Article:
Future Developments

Although the federal appeals court held that Sandoz did not have to follow the patent dance, Sandoz filed a writ of certiorari with the Supreme Court to reverse the court’s decision that Sandoz had to wait 180 days after gaining FDA approval before marketing its product. If the Supreme Court decides to hear the case and deems the 180-day waiting period unnecessary, this would boost the entry time of follow-on biologics by up to 180 days.18

Congress has been considering modifications to the regulatory-exclusivity periods. For example, the Modernizing Our Drug and Diagnostics Evaluation and Regulatory Network (MODDERN) Cures Act of 2013 proposed increasing the regulatory-exclusivity term for drugs meeting one or more unmet needs to 15 years.19 Additionally, the 21st Century Cures Act proposes extending regulatory exclusivities by expanding the criteria for orphan drugs and offering additional incentives for antibiotics manufacturers.20 However, the 21st Century Cures Act would be a modest—at best—expansion of regulatory-exclusivity terms.

Alternatively, patent reforms have been proposed through the Innovation Act, but pharmaceutical patents have been excluded from the suggested provisions. These provisions deal with issues that affect electronics, software, and high-technology products but have not occurred with pharmaceutical patents. The fact that none of these proposed reforms applies to pharmaceutical patents may indicate several possible scenarios: 1) The enforcement of pharmaceutical patents may be so tightly linked to regulatory exclusivities that patent reform alone may be insufficient; 2) since competition between drug manufacturers is regulated differently from that in the technology sector, it may be easier to initially address regulatory exclusivities; 3) any real reform may need to address both regulatory exclusivities and patents to create a synergistic effect.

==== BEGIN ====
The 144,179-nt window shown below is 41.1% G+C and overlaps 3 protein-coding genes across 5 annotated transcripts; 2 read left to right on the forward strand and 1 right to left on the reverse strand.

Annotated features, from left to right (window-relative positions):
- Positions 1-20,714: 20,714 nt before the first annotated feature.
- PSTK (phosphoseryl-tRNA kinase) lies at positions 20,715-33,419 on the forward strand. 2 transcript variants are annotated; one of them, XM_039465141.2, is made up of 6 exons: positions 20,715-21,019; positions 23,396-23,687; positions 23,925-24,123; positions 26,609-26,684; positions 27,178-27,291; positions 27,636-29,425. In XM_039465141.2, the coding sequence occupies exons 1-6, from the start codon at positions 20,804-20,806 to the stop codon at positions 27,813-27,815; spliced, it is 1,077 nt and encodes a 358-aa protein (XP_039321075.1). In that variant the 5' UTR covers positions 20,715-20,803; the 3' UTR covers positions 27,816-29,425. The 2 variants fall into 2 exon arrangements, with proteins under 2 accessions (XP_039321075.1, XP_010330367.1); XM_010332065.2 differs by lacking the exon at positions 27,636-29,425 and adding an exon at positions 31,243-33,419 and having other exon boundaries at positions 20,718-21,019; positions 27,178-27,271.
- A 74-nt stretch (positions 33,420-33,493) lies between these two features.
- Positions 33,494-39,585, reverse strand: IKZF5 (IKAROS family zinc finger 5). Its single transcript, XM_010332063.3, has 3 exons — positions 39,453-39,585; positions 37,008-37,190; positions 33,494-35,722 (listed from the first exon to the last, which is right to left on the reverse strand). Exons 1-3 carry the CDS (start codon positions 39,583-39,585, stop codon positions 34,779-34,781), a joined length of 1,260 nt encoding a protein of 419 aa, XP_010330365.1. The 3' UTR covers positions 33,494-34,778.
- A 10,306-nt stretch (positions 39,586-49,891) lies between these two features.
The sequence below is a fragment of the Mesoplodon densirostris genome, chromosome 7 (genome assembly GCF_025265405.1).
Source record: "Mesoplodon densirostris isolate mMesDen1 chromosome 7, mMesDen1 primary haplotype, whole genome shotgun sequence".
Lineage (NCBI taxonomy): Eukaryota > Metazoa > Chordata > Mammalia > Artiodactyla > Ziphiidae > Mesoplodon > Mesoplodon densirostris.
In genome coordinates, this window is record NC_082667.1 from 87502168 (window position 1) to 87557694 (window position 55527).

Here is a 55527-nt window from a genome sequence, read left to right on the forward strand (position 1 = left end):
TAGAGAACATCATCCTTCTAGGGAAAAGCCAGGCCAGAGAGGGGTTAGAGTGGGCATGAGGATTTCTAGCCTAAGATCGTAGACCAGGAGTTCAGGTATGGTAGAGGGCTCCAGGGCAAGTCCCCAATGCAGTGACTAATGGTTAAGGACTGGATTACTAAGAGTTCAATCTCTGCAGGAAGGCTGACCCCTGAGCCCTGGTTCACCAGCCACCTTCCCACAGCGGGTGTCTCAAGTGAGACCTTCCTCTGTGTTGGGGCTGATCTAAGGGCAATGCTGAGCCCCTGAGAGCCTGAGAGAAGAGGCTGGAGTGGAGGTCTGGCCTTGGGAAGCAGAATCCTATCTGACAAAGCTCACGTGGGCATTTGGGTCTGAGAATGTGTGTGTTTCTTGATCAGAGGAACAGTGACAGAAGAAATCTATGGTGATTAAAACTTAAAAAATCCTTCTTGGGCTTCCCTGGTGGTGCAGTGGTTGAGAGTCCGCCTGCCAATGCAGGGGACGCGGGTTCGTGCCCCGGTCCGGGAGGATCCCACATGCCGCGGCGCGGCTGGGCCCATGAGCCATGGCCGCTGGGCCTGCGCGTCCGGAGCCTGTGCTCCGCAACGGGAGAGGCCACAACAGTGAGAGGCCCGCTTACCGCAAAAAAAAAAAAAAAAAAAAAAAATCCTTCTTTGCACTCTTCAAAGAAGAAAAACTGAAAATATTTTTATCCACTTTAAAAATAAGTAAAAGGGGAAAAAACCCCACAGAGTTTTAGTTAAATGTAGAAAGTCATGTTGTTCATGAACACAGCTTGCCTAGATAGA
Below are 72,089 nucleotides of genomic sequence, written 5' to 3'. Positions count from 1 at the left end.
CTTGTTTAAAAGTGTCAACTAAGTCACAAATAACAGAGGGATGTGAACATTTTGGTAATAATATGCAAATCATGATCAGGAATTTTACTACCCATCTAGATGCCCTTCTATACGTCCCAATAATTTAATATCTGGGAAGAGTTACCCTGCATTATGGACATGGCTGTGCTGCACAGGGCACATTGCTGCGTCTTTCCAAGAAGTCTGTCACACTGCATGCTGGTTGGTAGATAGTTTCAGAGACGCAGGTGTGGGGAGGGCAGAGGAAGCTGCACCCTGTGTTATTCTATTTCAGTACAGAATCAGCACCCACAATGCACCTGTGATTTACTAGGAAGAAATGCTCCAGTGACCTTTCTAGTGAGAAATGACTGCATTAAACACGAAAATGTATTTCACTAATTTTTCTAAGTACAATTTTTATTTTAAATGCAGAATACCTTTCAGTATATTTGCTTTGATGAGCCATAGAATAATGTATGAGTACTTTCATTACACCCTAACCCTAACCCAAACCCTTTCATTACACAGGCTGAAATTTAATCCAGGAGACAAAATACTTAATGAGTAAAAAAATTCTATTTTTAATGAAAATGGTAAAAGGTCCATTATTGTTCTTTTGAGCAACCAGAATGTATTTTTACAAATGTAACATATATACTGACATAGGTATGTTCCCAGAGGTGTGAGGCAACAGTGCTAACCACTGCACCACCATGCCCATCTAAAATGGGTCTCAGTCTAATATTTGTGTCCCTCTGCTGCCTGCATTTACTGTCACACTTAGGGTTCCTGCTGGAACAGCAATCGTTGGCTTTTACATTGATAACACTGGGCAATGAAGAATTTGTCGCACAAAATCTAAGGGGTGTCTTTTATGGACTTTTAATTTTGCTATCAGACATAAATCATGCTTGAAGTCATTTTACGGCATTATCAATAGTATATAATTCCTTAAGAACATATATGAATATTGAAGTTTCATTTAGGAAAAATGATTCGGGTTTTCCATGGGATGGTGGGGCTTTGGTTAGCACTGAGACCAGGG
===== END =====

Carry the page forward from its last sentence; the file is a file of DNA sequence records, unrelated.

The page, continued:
1. PL 111-148, 124 Stat 119.
2. Amgen v. Sandoz (Fed Cir July 21, 2015) Slip Op at 15.
3. Federal Trade Commission. Generic drug entry prior to patent expiration: an FTC study. Accessed May 9, 2016.
4. Rosenthal E. The soaring cost of a simple breath. New York Times. October 12, 2013:A1.
5. 21 USC section 355(j)(5)(F).
6. 21 USC section 360cc.
7. 21 USC section 355f.
8. U.S. Patent and Trademark Office. General information concerning patients. Accessed March 14, 2016.
9. 35 USC section 156 and section 156(c)3.
10. 42 USC section 262(i).
11. Corbitt AT. The pharmaceutical frontier: extending generic possibilities to biologic therapies in the Biologics Price Competition and Innovation Act of 2007. DePaul J Art Tech Intell Prop Law. 2008;18:365.
12. Wing Yan Tam J. Biologics revolution: the intersection of biotechnology, patent law, and pharmaceutical regulation. Georgetown Law J. 2010;98:535-565.
13. 21 U.S.C. section 271(e)(1).
14. 21 USC section 355(j)(1).
15. 35 USC section 271(e)(4)(A).
16. 21 USC section 355(j)(5)(B)(iii).
17. 42 USC section 262(1)(1)(B)(iii).
18. Sandoz asks Supreme Court to reverse biosimilar decision. Accessed March 14, 2016.
19. HR 3116, MODDERN Cures Act, 113th Congress (2013-2014).
20. HR 6, 21st Century Cures Act, 114th Congress (2015-2016).
21. Patents and exclusivity. Accessed May 8, 2016.
22. Biosimilars: additional questions and answers regarding implementation of the Biologics Price Competition and Innovation Act of 2009. Accessed May 8, 2016.